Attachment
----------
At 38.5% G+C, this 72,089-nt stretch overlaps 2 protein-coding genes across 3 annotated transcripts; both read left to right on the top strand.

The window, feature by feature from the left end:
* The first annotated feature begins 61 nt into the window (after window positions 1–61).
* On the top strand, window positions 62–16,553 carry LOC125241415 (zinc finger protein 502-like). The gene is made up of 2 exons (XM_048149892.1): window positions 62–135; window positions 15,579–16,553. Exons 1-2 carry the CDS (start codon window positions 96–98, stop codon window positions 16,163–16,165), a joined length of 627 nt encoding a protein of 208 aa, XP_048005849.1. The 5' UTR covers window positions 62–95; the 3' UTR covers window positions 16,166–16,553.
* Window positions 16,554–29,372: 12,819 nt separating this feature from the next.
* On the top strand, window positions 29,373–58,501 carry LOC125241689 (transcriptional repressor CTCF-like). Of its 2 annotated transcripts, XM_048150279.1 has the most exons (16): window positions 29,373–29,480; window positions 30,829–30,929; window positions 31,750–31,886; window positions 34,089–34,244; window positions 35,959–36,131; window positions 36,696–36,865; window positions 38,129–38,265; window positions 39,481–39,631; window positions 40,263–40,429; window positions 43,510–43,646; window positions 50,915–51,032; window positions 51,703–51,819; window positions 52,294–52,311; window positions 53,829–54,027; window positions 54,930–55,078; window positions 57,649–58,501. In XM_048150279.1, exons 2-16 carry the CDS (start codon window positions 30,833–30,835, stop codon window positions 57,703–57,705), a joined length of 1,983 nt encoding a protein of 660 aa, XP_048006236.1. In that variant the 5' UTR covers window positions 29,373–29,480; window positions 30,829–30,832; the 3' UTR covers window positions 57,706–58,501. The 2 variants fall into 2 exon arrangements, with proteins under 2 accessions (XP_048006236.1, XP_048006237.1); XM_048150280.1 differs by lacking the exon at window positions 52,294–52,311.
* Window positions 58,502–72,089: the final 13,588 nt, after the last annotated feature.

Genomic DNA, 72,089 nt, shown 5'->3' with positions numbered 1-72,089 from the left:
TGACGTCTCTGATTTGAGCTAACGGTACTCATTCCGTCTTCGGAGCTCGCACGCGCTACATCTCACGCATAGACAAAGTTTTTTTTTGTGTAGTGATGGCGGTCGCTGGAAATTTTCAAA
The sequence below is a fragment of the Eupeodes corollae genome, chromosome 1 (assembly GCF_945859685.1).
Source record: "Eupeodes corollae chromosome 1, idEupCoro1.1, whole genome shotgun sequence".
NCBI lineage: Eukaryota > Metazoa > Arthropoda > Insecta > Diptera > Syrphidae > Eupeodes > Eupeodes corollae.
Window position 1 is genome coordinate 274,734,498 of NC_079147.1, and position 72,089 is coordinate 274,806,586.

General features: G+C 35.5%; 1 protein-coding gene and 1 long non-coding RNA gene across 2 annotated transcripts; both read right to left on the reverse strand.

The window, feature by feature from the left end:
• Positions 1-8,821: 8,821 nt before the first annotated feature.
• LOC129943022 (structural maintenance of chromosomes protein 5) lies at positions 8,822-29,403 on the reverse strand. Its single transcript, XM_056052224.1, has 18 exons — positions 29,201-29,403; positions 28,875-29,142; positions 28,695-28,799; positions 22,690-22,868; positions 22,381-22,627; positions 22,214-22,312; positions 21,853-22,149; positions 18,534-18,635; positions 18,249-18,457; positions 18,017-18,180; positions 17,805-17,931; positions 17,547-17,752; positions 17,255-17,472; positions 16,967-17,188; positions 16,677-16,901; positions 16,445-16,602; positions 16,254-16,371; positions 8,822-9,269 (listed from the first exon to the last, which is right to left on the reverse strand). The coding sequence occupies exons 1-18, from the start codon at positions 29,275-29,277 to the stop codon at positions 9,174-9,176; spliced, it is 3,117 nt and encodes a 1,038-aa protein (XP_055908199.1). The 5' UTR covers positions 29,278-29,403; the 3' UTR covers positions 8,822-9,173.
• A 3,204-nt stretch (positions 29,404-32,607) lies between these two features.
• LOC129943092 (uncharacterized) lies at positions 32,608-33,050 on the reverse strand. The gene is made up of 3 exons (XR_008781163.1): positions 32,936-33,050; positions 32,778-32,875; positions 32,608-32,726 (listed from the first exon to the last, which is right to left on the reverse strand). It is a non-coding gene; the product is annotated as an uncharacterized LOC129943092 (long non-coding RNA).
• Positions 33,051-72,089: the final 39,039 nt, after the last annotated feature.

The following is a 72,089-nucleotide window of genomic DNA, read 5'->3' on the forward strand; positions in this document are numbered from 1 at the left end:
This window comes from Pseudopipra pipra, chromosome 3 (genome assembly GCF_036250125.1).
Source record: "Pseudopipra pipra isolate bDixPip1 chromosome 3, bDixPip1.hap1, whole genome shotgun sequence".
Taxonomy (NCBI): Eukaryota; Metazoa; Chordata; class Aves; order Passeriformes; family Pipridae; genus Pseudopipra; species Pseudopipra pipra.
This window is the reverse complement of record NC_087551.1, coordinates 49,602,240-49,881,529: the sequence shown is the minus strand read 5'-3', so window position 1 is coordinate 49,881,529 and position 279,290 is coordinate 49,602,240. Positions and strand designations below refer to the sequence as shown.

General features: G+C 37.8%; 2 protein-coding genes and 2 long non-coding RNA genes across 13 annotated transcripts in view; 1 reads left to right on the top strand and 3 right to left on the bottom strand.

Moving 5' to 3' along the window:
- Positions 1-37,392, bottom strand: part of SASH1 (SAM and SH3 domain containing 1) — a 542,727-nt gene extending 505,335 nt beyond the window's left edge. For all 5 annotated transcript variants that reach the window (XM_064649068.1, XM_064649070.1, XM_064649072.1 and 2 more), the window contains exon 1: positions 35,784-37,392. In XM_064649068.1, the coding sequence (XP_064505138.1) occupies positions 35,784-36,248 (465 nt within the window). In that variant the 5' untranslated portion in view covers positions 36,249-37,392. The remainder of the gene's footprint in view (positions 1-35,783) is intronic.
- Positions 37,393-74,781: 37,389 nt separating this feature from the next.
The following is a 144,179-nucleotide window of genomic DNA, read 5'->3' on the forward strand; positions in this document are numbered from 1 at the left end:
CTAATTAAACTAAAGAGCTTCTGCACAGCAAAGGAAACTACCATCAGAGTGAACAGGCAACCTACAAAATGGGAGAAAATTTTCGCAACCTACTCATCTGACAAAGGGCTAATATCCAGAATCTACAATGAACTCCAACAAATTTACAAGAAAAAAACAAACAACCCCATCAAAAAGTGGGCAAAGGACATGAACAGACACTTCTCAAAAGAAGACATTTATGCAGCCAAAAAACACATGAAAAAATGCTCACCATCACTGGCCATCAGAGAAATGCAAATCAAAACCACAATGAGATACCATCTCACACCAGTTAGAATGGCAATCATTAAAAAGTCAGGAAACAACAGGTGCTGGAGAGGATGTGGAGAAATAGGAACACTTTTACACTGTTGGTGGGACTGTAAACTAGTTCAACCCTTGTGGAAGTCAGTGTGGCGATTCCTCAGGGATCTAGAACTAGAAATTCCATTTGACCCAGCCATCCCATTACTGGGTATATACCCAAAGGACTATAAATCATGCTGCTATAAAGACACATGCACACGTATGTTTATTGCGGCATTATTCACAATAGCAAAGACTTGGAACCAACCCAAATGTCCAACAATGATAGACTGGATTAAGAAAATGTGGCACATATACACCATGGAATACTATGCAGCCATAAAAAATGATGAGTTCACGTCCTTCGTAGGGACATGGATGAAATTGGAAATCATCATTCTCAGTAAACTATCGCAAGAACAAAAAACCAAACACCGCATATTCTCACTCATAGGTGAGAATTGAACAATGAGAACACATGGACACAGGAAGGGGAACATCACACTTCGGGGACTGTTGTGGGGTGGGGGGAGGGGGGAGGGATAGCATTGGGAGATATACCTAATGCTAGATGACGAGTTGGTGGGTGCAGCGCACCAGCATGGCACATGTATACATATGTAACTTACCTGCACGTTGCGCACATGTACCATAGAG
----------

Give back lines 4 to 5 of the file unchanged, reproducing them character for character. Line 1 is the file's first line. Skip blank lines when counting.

* On the top strand, window positions 62–16,553 carry LOC125241415 (zinc finger protein 502-like). The gene is made up of 2 exons (XM_048149892.1): window positions 62–135; window positions 15,579–16,553. Exons 1-2 carry the CDS (start codon window positions 96–98, stop codon window positions 16,163–16,165), a joined length of 627 nt encoding a protein of 208 aa, XP_048005849.1. The 5' UTR covers window positions 62–95; the 3' UTR covers window positions 16,166–16,553.
* Window positions 16,554–29,372: 12,819 nt separating this feature from the next.